Few places hired black designers but Thomas Miller got a job at Morton Goldsholl Associates, one of Chicago’s top design firms. He stayed with Goldsholl for more than 33 years. Though he won numerous industry awards, Miller always remained in the background even though he was responsible for some of Goldsholl’s best-known projects such as the redesign of the 7UP packaging and identity program. He was the first African-American to break into the mainstream profession of graphic artist, and during the 1950s and 60’s was one of few to maintain a membership in traditional trade organizations like The Society of Typographical Arts. Connections such as these were necessary to maintain and advance one’s career.
AT MORTON GOLDSHOLL : As chief designer
• 1976 – Redesign of the branding for 7 Up
(As a supporting member of the design team)
• c.1961 – Motorola rebranding
• c.1961 – Peace Corps logo
• c.1973 – Betty Crocker “Chicken Helper” branding
AS AN INDEPENDENT ARTIST
Founders Mosaics – DuSable Museum of African-American History
The founders’ murals are Miller’s magnum opus, and beautifully demonstrate the creativity that is typical of his work. Unlike traditional mosaic that is made with earthenware or glass tile, these are made from thousands of pieces of plastic that were harvested from plastic egg crate light diffusers which were then individually colored and arranged to create the images in the series. “Anybody can do an oil painting,” he said during an interview, “but to take a face and do it with squares is hard. They have to be turned at an angle to catch the light”. In addition to portraits of the founders, the series includes a portrait of Jean Baptiste Point du Sable, and a collage depicting the history of Chicago.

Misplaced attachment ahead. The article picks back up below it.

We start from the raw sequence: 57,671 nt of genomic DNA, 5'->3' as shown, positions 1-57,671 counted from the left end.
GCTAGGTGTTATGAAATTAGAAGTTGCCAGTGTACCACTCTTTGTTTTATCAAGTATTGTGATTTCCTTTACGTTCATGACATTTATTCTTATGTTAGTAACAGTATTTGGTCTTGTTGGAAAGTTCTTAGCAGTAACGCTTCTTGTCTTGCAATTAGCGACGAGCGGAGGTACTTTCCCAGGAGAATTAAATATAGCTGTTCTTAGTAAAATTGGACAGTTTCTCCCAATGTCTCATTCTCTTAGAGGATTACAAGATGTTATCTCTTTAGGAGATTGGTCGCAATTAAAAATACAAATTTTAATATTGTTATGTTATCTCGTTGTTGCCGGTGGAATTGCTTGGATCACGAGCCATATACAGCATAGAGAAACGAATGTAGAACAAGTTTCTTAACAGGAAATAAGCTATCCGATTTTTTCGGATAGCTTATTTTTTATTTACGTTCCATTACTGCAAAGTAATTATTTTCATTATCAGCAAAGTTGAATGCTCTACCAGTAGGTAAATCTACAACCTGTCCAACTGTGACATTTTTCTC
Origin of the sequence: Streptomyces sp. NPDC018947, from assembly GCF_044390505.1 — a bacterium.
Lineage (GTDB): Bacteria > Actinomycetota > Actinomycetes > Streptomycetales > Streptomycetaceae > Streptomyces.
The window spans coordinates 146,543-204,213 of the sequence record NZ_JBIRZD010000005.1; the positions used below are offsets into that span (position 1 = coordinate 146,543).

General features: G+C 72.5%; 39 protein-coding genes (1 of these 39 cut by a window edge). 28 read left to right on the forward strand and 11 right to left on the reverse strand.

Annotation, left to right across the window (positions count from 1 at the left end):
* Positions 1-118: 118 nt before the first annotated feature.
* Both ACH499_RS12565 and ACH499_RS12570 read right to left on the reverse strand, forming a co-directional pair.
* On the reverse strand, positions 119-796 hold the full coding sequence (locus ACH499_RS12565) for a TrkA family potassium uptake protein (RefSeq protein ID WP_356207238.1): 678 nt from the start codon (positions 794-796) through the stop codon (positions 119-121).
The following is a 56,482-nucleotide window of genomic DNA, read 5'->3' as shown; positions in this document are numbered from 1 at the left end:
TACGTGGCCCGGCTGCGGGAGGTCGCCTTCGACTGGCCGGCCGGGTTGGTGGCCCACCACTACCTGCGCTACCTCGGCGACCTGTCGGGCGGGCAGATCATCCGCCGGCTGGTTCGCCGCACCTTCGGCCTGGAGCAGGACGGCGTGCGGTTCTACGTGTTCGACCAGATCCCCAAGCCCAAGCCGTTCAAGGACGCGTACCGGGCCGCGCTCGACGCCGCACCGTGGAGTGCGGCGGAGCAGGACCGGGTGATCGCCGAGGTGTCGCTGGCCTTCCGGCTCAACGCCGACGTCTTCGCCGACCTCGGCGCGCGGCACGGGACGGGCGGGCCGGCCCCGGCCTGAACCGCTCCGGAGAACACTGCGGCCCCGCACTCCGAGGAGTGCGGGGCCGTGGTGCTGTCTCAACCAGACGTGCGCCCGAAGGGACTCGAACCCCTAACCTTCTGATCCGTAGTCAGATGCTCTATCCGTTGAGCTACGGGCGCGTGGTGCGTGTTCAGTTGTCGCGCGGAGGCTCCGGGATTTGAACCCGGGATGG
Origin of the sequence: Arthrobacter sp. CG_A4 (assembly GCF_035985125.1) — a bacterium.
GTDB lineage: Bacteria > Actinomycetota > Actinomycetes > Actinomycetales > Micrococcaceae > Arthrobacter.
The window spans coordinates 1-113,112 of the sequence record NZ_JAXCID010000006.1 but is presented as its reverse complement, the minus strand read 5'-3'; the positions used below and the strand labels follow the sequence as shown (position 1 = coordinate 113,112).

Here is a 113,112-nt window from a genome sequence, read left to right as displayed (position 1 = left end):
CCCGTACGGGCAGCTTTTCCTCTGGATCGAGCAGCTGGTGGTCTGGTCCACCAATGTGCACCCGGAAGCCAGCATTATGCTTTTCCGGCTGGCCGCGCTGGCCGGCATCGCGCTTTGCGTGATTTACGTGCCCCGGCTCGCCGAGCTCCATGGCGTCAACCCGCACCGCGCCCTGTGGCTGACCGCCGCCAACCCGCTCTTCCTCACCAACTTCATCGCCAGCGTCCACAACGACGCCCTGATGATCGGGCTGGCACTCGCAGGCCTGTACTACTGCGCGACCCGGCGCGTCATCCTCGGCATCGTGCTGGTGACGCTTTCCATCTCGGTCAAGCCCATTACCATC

The papers of Thomas Miller are archived at the University of Illinois at Chicago and include photographs, proof sheets, slides, award certificates, realia, prototypes, calendars, periodicals and samples of his designs for industry. (7-UP, MIC, Betty Crocker’s Chicken Helper, children’s textbooks etc. are found throughout the papers and in the photographic images, slides and realia. STA: The 100 Show, 1961, 1986, and Simpson Connections Calendar, 1985 were transferred into the Special Collections Rare Book Collection.)
— Complied from Victor Margolin presentation on “African-American Designers: The Chicago Experience Then and Now” at Looking Closer: AIGA Conference on History and Criticism February 2001; TheHistoryMakers.com; Wikipedia